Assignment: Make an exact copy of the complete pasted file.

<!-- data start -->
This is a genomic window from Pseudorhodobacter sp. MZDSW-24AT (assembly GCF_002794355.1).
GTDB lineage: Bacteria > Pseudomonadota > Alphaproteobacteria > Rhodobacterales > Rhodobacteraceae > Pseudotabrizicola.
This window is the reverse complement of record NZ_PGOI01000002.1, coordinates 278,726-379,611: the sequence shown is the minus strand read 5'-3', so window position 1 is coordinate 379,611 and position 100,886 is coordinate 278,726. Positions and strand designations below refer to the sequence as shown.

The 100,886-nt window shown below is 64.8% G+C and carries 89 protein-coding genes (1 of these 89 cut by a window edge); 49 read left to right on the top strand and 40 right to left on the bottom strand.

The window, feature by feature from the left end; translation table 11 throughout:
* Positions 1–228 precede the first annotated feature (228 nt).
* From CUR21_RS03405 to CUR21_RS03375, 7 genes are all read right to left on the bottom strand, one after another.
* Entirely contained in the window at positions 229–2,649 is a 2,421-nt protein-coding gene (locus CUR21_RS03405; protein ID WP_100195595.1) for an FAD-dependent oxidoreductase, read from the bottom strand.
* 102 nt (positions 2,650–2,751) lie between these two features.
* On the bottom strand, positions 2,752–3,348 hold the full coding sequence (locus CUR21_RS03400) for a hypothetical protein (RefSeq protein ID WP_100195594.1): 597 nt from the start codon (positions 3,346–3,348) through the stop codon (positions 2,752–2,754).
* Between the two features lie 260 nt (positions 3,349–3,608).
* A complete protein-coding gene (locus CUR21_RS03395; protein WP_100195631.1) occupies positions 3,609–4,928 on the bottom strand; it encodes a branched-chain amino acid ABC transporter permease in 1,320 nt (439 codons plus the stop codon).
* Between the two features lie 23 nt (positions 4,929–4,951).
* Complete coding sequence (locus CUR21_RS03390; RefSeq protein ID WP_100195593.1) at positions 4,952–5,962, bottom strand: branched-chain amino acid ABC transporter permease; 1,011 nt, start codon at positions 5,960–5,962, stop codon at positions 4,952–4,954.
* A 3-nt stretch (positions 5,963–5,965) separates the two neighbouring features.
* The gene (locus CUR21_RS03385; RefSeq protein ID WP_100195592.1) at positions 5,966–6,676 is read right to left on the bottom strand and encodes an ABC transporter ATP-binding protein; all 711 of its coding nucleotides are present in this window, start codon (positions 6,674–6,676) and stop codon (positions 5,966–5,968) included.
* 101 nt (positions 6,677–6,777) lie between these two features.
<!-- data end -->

This is a genomic window from Pseudorhodobacter sp. MZDSW-24AT (assembly GCF_002794355.1).
GTDB lineage: Bacteria > Pseudomonadota > Alphaproteobacteria > Rhodobacterales > Rhodobacteraceae > Pseudotabrizicola.
This window is the reverse complement of record NZ_PGOI01000002.1, coordinates 278,726-379,611: the sequence shown is the minus strand read 5'-3', so window position 1 is coordinate 379,611 and position 100,886 is coordinate 278,726. Positions and strand designations below refer to the sequence as shown.

The 100,886-nt window shown below is 64.8% G+C and carries 89 protein-coding genes (1 of these 89 cut by a window edge); 49 read left to right on the top strand and 40 right to left on the bottom strand.

The window, feature by feature from the left end; translation table 11 throughout:
* Positions 1–228 precede the first annotated feature (228 nt).
* From CUR21_RS03405 to CUR21_RS03375, 7 genes are all read right to left on the bottom strand, one after another.
* Entirely contained in the window at positions 229–2,649 is a 2,421-nt protein-coding gene (locus CUR21_RS03405; protein ID WP_100195595.1) for an FAD-dependent oxidoreductase, read from the bottom strand.
* 102 nt (positions 2,650–2,751) lie between these two features.
* On the bottom strand, positions 2,752–3,348 hold the full coding sequence (locus CUR21_RS03400) for a hypothetical protein (RefSeq protein ID WP_100195594.1): 597 nt from the start codon (positions 3,346–3,348) through the stop codon (positions 2,752–2,754).
* Between the two features lie 260 nt (positions 3,349–3,608).
* A complete protein-coding gene (locus CUR21_RS03395; protein WP_100195631.1) occupies positions 3,609–4,928 on the bottom strand; it encodes a branched-chain amino acid ABC transporter permease in 1,320 nt (439 codons plus the stop codon).
* Between the two features lie 23 nt (positions 4,929–4,951).
* Complete coding sequence (locus CUR21_RS03390; RefSeq protein ID WP_100195593.1) at positions 4,952–5,962, bottom strand: branched-chain amino acid ABC transporter permease; 1,011 nt, start codon at positions 5,960–5,962, stop codon at positions 4,952–4,954.
* A 3-nt stretch (positions 5,963–5,965) separates the two neighbouring features.
* The gene (locus CUR21_RS03385; RefSeq protein ID WP_100195592.1) at positions 5,966–6,676 is read right to left on the bottom strand and encodes an ABC transporter ATP-binding protein; all 711 of its coding nucleotides are present in this window, start codon (positions 6,674–6,676) and stop codon (positions 5,966–5,968) included.
* 101 nt (positions 6,677–6,777) lie between these two features.